2. Both the shopping carts and the baskets could be easily be fitted with fingerprint, vein, hand geometry recognition sensors in order to assign the subsequent basket contents to you;
  3. As you place items in the basket, they are scanned and optionally listed on your mobile device for a running total / loyalty benefits / instant coupons and the like;
  4. Walk through a final scanner into a bagging area, or just go straight to your car, either way your final tally is calculated and the funds directly charged to the payment option of choice. It’s up to you if you want to authorise the final payment with a PIN number and/or biometric on your smartphone; and
  5. Everything you just purchased is now available on your home database for tracking of ingredients for a meal, expiration dates and so on.

While the majority of the technology behind this transaction is more in the realm of the Internet of Things (IoT), the payments aspect is an extremely simple form of Identity Management on smartphones. What’s more, all of this technology is available today, the only thing missing is the demand.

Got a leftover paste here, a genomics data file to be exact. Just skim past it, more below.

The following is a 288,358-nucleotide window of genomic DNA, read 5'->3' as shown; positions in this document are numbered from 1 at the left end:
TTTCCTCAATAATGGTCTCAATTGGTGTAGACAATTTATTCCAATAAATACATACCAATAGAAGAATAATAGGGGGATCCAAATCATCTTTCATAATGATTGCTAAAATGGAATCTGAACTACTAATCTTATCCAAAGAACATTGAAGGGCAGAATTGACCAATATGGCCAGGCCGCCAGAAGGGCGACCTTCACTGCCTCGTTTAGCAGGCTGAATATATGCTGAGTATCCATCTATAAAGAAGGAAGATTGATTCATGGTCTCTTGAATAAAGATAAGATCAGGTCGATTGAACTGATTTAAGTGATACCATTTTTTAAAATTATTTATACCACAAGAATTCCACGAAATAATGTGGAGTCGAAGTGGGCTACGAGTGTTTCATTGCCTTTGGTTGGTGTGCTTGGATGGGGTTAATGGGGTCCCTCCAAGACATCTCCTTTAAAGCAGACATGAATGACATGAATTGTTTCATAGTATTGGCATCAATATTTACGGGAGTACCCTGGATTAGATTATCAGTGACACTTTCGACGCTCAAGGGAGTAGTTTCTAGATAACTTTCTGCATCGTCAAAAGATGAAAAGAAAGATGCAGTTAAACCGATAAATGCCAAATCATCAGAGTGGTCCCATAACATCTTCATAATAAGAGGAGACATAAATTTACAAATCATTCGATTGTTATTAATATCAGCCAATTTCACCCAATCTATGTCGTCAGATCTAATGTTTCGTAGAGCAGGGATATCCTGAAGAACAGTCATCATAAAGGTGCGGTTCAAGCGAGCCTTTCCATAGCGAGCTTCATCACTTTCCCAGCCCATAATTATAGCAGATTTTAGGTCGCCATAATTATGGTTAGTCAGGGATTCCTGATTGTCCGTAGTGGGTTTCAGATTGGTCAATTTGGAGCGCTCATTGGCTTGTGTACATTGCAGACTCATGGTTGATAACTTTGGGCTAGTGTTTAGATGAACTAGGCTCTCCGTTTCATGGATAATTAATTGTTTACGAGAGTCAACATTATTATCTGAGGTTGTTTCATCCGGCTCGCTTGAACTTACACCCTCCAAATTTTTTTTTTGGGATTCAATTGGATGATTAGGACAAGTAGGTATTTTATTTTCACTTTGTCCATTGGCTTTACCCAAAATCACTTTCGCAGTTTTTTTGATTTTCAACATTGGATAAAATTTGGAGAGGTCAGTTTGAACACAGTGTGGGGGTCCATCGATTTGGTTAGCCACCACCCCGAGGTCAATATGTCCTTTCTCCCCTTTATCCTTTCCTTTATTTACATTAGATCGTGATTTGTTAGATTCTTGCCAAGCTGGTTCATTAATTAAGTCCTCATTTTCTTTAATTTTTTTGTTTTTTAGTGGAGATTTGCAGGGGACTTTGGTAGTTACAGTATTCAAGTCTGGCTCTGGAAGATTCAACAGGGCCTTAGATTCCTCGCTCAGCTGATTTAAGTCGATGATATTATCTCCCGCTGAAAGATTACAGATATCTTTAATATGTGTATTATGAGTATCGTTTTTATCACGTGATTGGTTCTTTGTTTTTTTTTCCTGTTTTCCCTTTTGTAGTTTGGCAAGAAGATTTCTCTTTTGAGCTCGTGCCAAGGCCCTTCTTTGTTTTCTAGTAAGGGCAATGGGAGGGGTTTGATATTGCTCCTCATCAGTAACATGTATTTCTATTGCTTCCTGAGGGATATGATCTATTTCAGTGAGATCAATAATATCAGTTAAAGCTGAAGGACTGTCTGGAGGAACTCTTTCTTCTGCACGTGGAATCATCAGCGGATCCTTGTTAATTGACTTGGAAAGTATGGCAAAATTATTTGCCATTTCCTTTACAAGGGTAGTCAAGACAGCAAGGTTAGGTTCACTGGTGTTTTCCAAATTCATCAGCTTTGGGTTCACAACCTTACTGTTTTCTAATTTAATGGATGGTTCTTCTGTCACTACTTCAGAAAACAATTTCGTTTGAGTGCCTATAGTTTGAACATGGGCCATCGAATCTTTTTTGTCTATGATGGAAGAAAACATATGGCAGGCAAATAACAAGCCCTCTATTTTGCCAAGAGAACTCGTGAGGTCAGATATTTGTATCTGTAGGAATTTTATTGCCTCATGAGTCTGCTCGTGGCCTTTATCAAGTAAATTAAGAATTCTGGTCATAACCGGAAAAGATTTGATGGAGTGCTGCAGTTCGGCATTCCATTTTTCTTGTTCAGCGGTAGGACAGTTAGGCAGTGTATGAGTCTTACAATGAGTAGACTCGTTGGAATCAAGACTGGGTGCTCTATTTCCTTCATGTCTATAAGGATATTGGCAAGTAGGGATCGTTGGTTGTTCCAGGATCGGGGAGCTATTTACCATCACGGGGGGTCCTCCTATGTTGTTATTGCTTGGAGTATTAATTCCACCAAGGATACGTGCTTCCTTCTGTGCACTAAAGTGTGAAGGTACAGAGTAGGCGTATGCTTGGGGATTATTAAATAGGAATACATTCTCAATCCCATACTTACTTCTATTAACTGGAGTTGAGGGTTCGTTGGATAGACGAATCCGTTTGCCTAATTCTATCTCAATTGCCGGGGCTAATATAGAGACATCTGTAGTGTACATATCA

There will be 2 extreme camps to the above scenario; 1) Where do I sign-up!? and 2) Never in a million years!

Most of us will be somewhere nearer the middle, and it should be clear that the further you get in to the ‘sign-up’ camp the more of yourself you have had to share. When it comes to invisible payments – and IoT for that matter – the convenience described above came at a cost to your privacy. And until security catches up with technological innovation, that cost is seen by most to be too high.

That’s the demand I mentioned above, and while scenarios like this will be common place one day, we’re not quite there yet.